Don’t Get “Ticked Off” in May

What is Lyme DiseaseTwin Cities Lyme
Written by Lisa Najarian

Lyme disease, one of the fastest-growing epidemics in the United States, has become so endemic that there is an entire month dedicated to its awareness: May. Each year, Lyme afflicts more than 300,000 people just like you and me. I’ve suffered from Lyme for 20 years and founded Twin Cities Lyme Foundation to help others learn more and take action to avoid and fight this debilitating disease.

According to the Centers for Disease Control (CDC), Lyme disease is more prevalent than breast cancer, colon cancer, HIV and hepatitis C. While these other diseases garner tremendous attention, little is still known about Lyme. May is the perfect time, then, to educate yourself on this disease. 

What Is Lyme Disease?

Lyme disease is caused by the bacterium Borrelia burgdorferi, of which there are 300 strains globally — more than 100 of which are found in the U.S. Humans can become infected with Lyme after being bitten by an infected blacklegged tick, also known as a deer tick.

The classic sign of an early, localized infection is an outwardly expanding rash called an erythema migrans — bull’s-eye — rash.

However, there are many atypical rash variations and the majority of patients with Lyme disease have no recollection of a rash. Rashes may feel warm, but are typically painless. Often, in the early stage of this illness, infected individuals will also experience flu-like symptoms, including fever, chills, fatigue and muscle aches. Lyme disease is most easily treated in the very early days of the infection.

If left untreated, infection can spread to joints, the heart and the nervous system.

Taking Precautions

Learning about Lyme disease and taking proper daily precautions are your best defenses for fending off these dangerous bugs.

  • Use chemical or natural repellents whenever you are outdoors.
  • Avoid particular habitats, such as long grass, where ticks may hide.
  • After outside activity, finish your day with a shower using a scrub-type cloth. This helps to sluff off any clinging ticks before they become embedded.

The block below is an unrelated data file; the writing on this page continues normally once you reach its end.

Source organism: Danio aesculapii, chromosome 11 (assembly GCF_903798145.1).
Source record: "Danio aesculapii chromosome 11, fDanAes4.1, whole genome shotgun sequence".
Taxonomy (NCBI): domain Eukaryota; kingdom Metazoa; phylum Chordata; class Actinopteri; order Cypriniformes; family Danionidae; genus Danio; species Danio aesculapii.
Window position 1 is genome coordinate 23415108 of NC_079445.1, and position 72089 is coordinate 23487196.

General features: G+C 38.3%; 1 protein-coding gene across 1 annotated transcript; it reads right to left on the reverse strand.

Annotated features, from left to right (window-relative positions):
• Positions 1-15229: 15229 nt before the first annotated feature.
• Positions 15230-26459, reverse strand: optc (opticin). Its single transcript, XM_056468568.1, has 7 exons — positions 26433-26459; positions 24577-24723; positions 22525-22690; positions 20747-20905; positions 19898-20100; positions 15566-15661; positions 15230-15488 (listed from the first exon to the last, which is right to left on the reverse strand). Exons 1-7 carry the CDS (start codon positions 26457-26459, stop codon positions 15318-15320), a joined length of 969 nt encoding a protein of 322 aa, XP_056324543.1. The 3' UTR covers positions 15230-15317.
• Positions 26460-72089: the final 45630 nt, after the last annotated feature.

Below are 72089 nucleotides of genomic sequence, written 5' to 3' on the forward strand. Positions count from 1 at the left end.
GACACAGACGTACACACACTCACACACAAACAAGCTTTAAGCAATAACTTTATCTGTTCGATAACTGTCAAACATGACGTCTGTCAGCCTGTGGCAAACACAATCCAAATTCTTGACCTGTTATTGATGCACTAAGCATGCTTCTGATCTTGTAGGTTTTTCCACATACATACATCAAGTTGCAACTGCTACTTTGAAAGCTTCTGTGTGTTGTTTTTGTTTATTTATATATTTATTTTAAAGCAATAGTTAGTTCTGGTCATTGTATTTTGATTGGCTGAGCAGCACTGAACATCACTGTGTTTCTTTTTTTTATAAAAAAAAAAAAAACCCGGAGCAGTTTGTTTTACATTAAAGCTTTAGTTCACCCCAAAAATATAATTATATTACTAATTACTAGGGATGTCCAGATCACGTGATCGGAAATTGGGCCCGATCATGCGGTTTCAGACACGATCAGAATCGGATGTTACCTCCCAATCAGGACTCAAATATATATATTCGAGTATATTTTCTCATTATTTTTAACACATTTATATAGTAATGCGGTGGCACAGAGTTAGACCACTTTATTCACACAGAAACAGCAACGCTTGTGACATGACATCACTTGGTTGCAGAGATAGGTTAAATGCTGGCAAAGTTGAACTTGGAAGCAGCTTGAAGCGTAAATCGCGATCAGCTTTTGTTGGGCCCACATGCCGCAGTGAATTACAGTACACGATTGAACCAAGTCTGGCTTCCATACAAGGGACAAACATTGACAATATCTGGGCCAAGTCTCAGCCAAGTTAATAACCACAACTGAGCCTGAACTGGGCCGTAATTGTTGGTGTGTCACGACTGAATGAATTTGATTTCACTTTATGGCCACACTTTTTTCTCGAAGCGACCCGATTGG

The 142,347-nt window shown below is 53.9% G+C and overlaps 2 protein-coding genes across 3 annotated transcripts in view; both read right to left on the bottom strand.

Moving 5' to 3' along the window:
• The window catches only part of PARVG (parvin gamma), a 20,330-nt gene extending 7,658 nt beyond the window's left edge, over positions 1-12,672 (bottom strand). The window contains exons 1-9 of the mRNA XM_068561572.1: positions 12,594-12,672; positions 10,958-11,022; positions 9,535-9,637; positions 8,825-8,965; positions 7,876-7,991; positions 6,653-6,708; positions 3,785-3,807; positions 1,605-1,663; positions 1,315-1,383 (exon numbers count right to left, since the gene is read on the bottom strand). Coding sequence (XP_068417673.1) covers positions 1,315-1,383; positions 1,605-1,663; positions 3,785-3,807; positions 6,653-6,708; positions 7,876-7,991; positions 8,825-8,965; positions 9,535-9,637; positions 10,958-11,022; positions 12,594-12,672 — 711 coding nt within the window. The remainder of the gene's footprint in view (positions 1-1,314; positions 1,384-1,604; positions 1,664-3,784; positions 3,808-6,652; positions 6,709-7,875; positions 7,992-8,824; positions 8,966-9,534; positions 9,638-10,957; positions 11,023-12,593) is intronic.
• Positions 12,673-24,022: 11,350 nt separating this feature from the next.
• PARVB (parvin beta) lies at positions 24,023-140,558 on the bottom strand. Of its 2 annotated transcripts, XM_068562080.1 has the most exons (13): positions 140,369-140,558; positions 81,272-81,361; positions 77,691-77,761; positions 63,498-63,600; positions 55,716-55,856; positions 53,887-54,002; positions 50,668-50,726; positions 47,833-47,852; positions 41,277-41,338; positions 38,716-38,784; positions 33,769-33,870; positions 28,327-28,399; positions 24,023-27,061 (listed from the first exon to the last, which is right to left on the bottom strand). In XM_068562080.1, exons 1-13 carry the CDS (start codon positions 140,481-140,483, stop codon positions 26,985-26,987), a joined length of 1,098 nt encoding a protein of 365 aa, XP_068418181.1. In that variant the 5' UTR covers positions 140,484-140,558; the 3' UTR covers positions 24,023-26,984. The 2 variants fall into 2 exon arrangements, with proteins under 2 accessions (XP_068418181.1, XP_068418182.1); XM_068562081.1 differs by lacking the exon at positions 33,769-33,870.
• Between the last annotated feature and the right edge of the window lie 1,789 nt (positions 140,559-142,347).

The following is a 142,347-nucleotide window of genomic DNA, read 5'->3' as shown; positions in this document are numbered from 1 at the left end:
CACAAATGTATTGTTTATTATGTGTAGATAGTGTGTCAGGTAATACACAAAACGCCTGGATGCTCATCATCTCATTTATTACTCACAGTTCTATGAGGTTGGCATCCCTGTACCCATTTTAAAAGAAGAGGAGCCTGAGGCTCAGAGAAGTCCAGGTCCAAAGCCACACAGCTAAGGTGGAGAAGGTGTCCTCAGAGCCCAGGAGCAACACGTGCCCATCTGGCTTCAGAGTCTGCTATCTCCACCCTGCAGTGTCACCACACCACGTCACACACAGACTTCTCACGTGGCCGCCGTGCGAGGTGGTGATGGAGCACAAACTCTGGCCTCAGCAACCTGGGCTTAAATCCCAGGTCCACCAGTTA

• Some ticks can be as tiny as a speck of pepper, so be diligent when checking yourself or examining others.
  • If you suspect you may have Lyme, find a Lyme-literate practitioner in your area, as they are experienced and educated by the International Lyme and Associated Diseases Society (ILADS).

Don’t Give Up Hope

It can be a frustrating journey to find what ails you so that you can begin treatment. I started experiencing Lyme disease symptoms 20 years ago. I didn’t remember being bitten or discovering the “target rash” that is the tell-tale sign of a bite by a diseased tick. I repeatedly tested for Lyme only to receive negative test results.

Blood tests are inaccurate because 50 percent of people who test for Lyme disease test negative. That’s because Lyme can lay dormant in your system, skewing your white blood cell count and producing a negative test result.

If you believe you’ve contracted Lyme, there are many online resources to reference, including the Twin Cities Lyme Foundation’s website. The foundation provides an online assessment for determining your risk level and a guide to Lyme-literate physicians. The foundation also offers grants if you can’t afford to pay for a consultation with a doctor.

About the author

Lisa Najarian

Sixteen years and several misdiagnoses later, in 2015, Lisa Najarian was diagnosed with Lyme disease. Over the course of those years, she suffered greatly with symptoms that were a complete mystery to her. Lisa, a California native, has lived her adult life in the top three most prevalent Lyme infested regions in the nation. She believes she was bitten while living in Illinois, however, does not remember seeing a target rash. After 14 years in Illinois, she moved with her husband and two children to Connecticut, the mecca for Lyme disease. There, she became aware of Lyme, and strongly suspected a correlation between her multiple symptoms and the tick-borne disease. Her move to Minnesota in 2014 brought hope and a positive diagnosis. Lisa received a BA in education at California State University, Chico and earned her Masters Degree in Education from National University. She is the wife of CNBC personality and commentator Pete Najarian.

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